The Scottish Government is considering a change to its electoral system that could give refugees living in Scotland the right to vote.

In a public consultation launched at the end of 2017, the government proposed extending the voting franchise for elections of the Scottish Parliament and local government to include all legal residents of Scotland. The consultation, open until 12 March, comes as a result of the Scotland Act 2016, which granted the Scottish government new powers to manage elections. Currently only British, Commonwealth and EU citizens resident in Scotland and aged 16 or older can vote in Scottish Parliament and local council elections.

While the consultation does not explicitly mention refugees, the external affairs spokesman for Scotland’s Green Party called for the proposed extension to include both refugees and asylum seekers. He argued that this would send a strong message that Scotland is a “welcoming country”. The Scottish Government responded by saying it would “carefully consider” the call to extend voting rights to both groups.

Gary Christie, Head of Policy and Communications at the Scottish Refugee Council, said of the proposals: “People from the refugee community have a lot at stake in the future of Scotland. There is no reason why refugees who are rebuilding their lives here should have fewer rights than the rest of us including the ability to vote in local and national elections.”

The proposal is just one indication of Scotland’s progressive approach to refugee integration, which stands out in the context of UK asylum policy. While asylum rules are a matter reserved to the UK Government and handled by the Home Office, the Scottish Government is responsible for devolved matters, including access to essential services like healthcare and education, which allow for the integration of refugees and asylum seekers.

A new strategy launched this month, the result of a collaboration between the Scottish Government, the council body Cosla and the Scottish Refugee Council, sets out the main goals for refugee integration in Scottish communities over the next four years.

The updated ‘New Scots’ strategy focuses on education, housing, healthcare and employment. Moving away from the strict distinction in UK immigration law between refugees and asylum seekers, it aims to support the integration of new arrivals into Scottish communities from day one, not only after leave to remain has been granted.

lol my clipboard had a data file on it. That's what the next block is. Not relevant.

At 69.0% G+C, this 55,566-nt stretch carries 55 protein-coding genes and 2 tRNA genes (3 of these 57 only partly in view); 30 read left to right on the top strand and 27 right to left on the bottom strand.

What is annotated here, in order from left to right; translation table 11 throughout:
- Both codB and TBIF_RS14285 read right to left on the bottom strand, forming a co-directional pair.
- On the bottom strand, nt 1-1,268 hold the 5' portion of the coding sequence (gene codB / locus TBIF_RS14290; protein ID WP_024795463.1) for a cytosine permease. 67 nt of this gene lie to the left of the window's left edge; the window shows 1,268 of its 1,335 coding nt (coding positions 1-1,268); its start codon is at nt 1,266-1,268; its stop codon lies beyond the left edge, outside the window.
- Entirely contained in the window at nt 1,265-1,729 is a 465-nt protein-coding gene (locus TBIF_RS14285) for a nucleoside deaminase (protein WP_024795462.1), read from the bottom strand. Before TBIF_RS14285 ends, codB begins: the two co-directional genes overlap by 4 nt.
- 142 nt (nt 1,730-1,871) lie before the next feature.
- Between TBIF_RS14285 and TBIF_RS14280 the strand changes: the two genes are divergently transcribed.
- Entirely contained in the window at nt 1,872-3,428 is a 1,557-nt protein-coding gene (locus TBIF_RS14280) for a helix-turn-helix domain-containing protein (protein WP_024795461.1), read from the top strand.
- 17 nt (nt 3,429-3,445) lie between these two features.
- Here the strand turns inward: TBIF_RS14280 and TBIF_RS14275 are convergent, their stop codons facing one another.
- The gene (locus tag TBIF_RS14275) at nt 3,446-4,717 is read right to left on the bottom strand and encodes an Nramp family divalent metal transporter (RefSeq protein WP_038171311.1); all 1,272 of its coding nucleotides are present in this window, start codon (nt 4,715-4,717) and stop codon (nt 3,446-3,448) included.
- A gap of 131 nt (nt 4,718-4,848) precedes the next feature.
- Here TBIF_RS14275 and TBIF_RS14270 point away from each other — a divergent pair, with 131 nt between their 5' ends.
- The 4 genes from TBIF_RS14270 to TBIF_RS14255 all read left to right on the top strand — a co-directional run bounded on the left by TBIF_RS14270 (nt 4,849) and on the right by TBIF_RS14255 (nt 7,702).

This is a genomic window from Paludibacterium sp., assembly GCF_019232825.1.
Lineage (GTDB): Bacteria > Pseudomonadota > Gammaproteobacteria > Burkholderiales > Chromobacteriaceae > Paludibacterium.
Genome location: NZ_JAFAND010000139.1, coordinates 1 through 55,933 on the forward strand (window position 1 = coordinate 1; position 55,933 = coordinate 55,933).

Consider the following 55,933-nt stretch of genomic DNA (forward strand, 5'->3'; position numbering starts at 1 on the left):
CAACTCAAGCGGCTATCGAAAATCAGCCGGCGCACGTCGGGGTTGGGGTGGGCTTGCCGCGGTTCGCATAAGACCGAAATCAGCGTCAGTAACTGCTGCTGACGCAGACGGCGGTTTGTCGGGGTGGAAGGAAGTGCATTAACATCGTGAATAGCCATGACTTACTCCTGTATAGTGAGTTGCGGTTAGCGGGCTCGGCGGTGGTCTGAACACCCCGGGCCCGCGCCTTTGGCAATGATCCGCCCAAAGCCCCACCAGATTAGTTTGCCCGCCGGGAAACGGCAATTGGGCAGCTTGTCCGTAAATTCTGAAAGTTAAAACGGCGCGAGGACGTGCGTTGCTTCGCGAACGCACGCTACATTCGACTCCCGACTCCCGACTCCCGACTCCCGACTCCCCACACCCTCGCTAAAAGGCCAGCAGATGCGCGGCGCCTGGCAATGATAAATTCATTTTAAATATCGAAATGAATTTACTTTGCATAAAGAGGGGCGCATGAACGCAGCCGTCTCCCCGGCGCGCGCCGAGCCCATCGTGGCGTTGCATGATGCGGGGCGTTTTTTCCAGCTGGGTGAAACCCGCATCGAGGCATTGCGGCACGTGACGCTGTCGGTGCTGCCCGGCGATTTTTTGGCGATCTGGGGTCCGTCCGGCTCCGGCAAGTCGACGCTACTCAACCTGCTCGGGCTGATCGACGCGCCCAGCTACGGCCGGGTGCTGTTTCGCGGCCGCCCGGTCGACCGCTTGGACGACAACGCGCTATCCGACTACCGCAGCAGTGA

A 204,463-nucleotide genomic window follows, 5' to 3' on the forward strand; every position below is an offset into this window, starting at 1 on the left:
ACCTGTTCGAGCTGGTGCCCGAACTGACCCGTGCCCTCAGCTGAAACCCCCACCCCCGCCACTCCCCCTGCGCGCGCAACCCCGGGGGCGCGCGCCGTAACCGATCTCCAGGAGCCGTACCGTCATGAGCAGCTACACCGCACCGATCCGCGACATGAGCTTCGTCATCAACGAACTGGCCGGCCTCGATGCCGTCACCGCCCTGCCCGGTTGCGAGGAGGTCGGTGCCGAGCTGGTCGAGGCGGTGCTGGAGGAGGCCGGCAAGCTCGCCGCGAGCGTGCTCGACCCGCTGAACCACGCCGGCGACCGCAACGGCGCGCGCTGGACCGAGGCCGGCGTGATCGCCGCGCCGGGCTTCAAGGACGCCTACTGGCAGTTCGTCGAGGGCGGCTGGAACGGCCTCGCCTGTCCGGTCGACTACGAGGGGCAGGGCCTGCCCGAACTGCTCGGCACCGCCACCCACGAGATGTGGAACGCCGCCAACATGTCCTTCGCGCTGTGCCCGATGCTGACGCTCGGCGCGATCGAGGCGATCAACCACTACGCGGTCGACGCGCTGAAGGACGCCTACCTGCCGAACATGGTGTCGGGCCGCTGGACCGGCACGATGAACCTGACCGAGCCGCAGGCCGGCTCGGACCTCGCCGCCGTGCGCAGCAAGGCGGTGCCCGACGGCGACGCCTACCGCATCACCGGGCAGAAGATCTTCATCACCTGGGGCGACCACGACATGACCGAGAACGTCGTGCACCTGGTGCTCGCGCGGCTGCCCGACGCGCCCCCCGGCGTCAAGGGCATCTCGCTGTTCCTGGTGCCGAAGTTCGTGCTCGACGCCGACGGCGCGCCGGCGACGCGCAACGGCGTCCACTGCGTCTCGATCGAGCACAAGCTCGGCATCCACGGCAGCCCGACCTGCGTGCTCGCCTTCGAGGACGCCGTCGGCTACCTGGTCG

“Scotland emerged top amongst European countries polled in 2016 on the question of public confidence in refugees’ successful integration into their new community,” Christie observed. “This was in no small part a result of Scotland’s first New Scots refugee integration strategy. The success of the strategy will be judged by how well we unlock refugees’ potential to make Scotland stronger, more compassionate and more successful as a nation.”

These developments come in the wake of Cosla’s announcement in December 2017 that Scotland had met its target to provide homes for 2,000 Syrian refugees as part of the UK’s Syrian Vulnerable Person Resettlement Programme, three years ahead of schedule. Christie noted that “New Scots’ progressive vision of refugee integration as a two-way process and the model of collaboration between the Scottish Government, local authorities and NGOs also contributed significantly to Scotland’s swift response in resettling 2,000 Syrian refugees across the whole country since September 2015.”

According to Christie, this approach should not be confined to Scotland: “The New Scots approach should be adopted by other parts of the UK. At the same time, Scotland must continue to challenge regressive UK policies that impact on integration, such as its stance on refugee family reunification.”

The UK Government’s general reluctance to improve conditions for refugees was highlighted recently as NGOs criticized the Home Office’s decision to raise subsistence payments for destitute refugees by just 80 pence (€0.91) a week, following three years without an increase.



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Photo: (cc) First Minister of Scotland, March 2017

This article appeared in the ECRE Weekly Bulletin . You can subscribe to the Weekly Bulletin here.